During the low-risk procedure, doctors usually inject epinephrine mixed with lidocaine or Marcaine, drugs that reduce pain. The concentration of epinephrine in such mixtures is 1:100,000 or 1:200,000.

Almasy asked for 20 milliliters of epinephrine to inject into Johnston.

Nurse Brenda MacKinnon asked if he wanted "just epinephrine," according to her deposition. She said she also asked if he wanted 1:1,000.

According to her, he said, "Yes. I use this in the clinic for all my cases in the clinic."

Almasy said he didn't recall MacKinnon specifying 1:1,000.

Education vs. accountability

After Almasy injected the epinephrine, Johnston had a toxic reaction. She was taken to UW Hospital in Madison but could not be revived.

The state Board of Nursing didn't discipline MacKinnon after an investigation found insufficient evidence of wrongdoing.

A lawsuit against Almasy led to an $885,000 settlement last year for Barnes and her three siblings, now ages 14, 9 and 3. The four children have three fathers, and with Johnston gone, "now we're all separated," Barnes said.

Musser, the former medical board chairman, said medical errors — especially system errors like Almasy's appeared to be — call for re-education, not harsh discipline.

Almasy had no other complaints in Wisconsin.

What happened to Johnston is "horrible," Musser said but the board looks at whether doctors endanger patients and have problematic track records, not at the severity of the outcome of a mistake, he said.

"We could all be revoked if you revoked for error," Musser said. "None of us work error free."

Madison attorney Keith Clifford, who filed the suit against Almasy, said it "shocks the conscience" that the medical board issued its least serious discipline for the most serious harm.

"It's just woefully inadequate," he said. "The health care system is almost rendered unaccountable."

— David Wahlberg wrote this series while participating in the California Endowment Health Journalism Fellowships, a program of USC's Annenberg School for Communication and Journalism.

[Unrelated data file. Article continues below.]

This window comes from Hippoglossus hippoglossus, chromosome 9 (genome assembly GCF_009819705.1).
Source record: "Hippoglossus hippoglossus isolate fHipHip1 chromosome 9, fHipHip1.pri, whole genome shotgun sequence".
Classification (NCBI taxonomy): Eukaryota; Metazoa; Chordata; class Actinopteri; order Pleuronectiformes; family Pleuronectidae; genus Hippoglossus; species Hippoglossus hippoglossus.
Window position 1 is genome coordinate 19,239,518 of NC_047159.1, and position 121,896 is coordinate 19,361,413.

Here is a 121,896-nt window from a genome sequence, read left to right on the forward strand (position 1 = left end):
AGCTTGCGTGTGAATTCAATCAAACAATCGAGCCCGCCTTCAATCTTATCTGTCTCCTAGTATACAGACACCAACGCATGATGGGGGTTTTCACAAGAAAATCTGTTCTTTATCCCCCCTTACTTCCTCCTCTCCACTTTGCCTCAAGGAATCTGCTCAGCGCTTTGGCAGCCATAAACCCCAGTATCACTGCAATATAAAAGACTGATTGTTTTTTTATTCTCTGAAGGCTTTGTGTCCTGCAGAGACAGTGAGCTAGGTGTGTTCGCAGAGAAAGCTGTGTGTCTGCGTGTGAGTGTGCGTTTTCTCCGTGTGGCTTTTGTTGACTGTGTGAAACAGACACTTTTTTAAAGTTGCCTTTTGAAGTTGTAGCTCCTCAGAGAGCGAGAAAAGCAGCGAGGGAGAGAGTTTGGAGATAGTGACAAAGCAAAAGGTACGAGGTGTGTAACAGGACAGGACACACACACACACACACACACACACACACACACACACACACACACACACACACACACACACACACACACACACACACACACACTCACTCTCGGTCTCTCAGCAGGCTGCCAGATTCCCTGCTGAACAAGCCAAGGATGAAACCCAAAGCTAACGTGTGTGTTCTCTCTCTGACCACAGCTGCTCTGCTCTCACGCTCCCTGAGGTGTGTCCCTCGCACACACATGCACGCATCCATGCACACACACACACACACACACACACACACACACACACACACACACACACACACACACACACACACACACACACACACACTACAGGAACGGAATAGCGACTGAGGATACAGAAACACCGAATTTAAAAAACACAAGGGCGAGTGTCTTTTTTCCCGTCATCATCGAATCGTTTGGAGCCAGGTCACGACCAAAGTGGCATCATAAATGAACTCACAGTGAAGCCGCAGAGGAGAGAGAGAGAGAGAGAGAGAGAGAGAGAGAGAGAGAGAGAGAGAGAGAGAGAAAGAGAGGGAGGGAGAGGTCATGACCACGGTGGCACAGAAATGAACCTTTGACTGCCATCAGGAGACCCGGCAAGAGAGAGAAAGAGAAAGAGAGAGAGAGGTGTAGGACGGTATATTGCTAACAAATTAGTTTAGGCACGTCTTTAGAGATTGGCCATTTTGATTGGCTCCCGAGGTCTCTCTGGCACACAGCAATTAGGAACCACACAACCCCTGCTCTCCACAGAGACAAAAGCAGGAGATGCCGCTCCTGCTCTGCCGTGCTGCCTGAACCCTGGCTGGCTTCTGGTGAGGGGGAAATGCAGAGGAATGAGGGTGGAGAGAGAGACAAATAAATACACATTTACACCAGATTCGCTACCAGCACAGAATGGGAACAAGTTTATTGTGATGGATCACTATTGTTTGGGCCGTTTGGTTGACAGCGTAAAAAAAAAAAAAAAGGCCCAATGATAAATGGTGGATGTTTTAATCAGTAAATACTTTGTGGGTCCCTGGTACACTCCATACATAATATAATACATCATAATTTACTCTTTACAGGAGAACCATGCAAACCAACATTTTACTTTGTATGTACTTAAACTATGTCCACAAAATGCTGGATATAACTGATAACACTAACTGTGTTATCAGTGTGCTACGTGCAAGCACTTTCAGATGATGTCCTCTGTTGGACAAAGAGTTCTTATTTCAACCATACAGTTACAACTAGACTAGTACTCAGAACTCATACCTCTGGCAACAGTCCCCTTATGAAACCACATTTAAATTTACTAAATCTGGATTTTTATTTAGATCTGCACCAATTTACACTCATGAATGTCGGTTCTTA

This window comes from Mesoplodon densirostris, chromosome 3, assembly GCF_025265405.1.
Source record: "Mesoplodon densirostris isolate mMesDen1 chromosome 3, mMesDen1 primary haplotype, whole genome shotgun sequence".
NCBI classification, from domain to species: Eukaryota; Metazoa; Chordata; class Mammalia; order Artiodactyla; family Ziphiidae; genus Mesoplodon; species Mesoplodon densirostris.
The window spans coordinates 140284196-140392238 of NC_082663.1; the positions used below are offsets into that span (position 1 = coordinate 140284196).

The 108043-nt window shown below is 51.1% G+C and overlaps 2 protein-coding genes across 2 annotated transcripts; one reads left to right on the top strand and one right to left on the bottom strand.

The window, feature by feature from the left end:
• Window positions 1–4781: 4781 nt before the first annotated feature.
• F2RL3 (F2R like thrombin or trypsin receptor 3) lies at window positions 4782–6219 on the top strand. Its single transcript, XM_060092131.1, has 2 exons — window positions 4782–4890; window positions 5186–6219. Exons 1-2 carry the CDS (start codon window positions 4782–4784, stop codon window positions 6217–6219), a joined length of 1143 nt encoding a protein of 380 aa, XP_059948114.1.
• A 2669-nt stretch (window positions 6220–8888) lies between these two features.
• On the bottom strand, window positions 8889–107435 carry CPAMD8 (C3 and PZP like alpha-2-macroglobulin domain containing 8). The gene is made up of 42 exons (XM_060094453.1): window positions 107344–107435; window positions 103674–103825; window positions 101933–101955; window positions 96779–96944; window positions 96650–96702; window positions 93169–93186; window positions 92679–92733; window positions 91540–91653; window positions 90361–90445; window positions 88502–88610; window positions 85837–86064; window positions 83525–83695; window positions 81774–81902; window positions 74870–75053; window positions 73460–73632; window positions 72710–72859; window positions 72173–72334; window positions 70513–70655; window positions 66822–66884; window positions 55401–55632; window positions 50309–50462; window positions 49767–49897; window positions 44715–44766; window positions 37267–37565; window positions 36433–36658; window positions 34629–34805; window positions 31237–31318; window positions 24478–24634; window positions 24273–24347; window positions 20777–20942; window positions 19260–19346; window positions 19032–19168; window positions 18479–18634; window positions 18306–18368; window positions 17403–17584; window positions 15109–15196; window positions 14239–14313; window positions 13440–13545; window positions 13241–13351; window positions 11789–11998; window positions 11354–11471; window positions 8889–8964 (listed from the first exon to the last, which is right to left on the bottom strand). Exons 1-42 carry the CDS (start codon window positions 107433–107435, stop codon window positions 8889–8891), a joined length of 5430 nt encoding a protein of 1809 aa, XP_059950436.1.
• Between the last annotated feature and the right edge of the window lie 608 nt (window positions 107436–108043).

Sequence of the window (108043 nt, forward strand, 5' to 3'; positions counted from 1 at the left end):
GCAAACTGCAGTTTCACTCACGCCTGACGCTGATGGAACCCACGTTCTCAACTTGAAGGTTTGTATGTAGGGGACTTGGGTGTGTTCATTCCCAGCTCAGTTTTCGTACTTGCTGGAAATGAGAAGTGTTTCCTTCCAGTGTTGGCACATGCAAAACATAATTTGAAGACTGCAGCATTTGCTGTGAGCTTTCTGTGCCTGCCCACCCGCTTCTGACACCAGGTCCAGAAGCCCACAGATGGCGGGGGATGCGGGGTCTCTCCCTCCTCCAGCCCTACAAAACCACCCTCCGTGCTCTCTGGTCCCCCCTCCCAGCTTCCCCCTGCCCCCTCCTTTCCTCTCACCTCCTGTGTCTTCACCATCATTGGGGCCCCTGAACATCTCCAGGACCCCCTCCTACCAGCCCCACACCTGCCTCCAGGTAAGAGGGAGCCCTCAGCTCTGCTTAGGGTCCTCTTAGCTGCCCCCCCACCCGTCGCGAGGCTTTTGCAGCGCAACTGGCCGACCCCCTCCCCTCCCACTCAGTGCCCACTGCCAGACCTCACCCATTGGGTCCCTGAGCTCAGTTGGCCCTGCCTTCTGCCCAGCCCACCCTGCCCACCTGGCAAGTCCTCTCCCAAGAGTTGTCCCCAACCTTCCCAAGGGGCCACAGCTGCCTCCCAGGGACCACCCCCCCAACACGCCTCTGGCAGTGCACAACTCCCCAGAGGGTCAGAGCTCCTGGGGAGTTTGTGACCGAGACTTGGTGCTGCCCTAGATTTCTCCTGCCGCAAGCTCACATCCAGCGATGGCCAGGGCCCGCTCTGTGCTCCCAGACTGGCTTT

— Data reporter Nick Heynen contributed to this report.

Copyright 2015 madison.com. All rights reserved. This material may not be published, broadcast, rewritten or redistributed.

(27) Comments

  1. judgedandignoredbydrs
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    judgedandignoredbydrs - March 11, 2015 11:42 pm
    I went to see Dr, kristin miller obgyn at mercy clinic north in janesville wi. i told her i was in pain and wanted to do two things. get surgery to end the pain long term, and to get pain management short term untill the surgery.
    she perscribed me pain killers (without asking me at all what i felt i needed or had been on in the past) and she schedualed an apt for the surgery.
    i called two days after filling my perscription for pain killers and talked to her nurse. i told her nurse that i wanted a call back from dr miller to discuss the dosages and that i would prefer to be on a different kin because the kind she perscribed me was not the best based on past perscriptions as well the dosages she gave me were not ideal.
    afrer that call i never get a call back. when i finally got a hold of her nurse again i was told that she will no longer perscribe me pain killers because she is worried because i went through my last perscription in a day in a half, i told her that is not at all what happend nor did i say or that i had run out in any way shape or form. since then i can not get any mercy drs to percribe me any pain killers for my pain but they are telling me now that the pain is in my head and i should she phychiatry for my pain managment. my pain comes from adenumyosis btw with was seen and diagnosed from an aultrasound. the technition found it and the dr saw it. yet they tell me its in my head. two diff mercy drs gave me pain killers for this before the miscommunicatio, after the sAME ones tell me that they dont treat this kind of pain with them AND THat its in my head. they have put me through pain and humiliation and essentially are refusing me any care or treatment. they wont even respond to my phone calls or any requests for help. all because dr kristin millers nurse did not listen to me when i spoke to her over the phone on day.